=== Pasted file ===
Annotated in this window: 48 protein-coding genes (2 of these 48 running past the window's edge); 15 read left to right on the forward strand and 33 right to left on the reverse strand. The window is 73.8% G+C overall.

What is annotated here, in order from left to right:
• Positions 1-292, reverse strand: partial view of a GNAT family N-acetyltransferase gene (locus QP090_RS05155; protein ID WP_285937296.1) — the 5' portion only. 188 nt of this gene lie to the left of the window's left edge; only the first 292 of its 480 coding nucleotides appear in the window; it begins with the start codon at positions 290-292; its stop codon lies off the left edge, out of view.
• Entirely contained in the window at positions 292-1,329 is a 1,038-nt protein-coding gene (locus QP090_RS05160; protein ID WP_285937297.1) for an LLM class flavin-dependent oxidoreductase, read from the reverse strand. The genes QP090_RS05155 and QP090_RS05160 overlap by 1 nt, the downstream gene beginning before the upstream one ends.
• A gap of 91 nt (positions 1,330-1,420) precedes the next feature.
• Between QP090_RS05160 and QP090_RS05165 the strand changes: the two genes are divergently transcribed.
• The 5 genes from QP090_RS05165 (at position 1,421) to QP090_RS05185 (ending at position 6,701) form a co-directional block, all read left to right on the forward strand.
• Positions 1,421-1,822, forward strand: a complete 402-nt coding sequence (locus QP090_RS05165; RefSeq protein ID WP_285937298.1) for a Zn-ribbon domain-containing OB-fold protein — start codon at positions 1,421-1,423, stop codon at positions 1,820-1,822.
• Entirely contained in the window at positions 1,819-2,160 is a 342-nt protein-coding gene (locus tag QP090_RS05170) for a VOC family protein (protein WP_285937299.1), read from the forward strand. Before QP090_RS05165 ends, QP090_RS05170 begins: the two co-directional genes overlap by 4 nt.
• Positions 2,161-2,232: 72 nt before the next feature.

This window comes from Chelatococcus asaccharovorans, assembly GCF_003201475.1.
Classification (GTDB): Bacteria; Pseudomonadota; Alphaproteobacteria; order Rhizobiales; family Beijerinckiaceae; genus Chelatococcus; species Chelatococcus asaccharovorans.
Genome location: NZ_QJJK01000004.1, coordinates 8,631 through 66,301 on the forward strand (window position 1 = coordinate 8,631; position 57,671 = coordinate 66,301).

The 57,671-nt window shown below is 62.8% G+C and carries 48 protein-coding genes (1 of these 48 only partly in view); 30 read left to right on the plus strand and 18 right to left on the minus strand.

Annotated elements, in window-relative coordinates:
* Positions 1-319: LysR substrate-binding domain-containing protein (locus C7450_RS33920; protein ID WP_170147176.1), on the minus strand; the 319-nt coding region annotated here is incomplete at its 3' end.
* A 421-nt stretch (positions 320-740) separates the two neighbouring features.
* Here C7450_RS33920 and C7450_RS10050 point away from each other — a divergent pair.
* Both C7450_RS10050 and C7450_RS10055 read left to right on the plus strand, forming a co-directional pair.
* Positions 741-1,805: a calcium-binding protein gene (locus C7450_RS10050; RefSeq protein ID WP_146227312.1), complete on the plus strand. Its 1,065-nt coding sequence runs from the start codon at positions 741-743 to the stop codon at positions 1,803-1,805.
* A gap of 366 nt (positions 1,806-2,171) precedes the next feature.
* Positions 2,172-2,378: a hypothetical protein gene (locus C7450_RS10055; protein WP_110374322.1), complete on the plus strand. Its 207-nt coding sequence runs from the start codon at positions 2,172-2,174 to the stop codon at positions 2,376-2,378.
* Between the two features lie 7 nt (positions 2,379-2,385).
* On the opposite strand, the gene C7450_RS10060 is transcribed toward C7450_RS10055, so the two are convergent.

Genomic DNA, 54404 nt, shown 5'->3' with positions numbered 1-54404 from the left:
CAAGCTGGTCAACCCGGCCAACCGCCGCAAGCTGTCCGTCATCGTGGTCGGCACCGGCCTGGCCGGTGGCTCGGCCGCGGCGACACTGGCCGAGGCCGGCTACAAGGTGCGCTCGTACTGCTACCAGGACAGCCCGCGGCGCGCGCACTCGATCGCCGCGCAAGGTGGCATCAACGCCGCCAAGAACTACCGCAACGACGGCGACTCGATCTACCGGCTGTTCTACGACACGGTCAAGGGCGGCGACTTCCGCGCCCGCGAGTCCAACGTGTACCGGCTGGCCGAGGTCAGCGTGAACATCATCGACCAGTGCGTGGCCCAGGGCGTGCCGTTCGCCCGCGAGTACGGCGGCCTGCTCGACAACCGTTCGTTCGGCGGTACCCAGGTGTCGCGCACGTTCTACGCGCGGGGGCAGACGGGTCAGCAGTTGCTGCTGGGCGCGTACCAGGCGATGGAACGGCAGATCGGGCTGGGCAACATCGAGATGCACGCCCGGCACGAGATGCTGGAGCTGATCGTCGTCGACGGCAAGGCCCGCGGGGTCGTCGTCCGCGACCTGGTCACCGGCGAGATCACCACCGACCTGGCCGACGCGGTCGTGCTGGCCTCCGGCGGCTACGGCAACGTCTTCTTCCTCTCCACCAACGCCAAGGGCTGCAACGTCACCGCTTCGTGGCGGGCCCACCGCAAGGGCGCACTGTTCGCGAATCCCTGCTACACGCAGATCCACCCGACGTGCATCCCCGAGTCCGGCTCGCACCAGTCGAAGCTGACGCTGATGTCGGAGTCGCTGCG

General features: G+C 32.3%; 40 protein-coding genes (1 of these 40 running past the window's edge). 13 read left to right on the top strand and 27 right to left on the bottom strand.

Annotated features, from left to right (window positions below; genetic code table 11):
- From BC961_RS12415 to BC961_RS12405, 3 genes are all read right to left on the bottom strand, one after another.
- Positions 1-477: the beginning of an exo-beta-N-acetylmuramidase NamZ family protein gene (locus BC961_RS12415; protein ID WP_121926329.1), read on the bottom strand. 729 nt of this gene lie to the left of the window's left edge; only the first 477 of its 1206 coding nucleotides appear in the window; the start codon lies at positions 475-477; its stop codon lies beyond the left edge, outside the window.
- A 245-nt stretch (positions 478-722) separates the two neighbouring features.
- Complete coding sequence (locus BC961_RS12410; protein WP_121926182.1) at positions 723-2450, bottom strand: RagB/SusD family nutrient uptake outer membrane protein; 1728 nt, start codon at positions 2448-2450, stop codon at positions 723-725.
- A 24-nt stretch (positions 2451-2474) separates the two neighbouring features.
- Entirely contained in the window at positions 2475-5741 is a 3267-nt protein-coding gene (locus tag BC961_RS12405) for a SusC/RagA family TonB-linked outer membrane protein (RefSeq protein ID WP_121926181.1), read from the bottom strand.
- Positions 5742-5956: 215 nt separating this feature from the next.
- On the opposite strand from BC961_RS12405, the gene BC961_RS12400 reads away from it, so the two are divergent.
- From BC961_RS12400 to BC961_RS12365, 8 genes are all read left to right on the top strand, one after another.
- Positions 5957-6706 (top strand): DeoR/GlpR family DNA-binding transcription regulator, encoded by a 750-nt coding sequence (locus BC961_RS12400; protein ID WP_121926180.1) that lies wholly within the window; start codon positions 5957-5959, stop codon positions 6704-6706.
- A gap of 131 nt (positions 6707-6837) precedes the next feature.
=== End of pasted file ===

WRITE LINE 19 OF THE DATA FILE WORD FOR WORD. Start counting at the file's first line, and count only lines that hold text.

* Both C7450_RS10050 and C7450_RS10055 read left to right on the plus strand, forming a co-directional pair.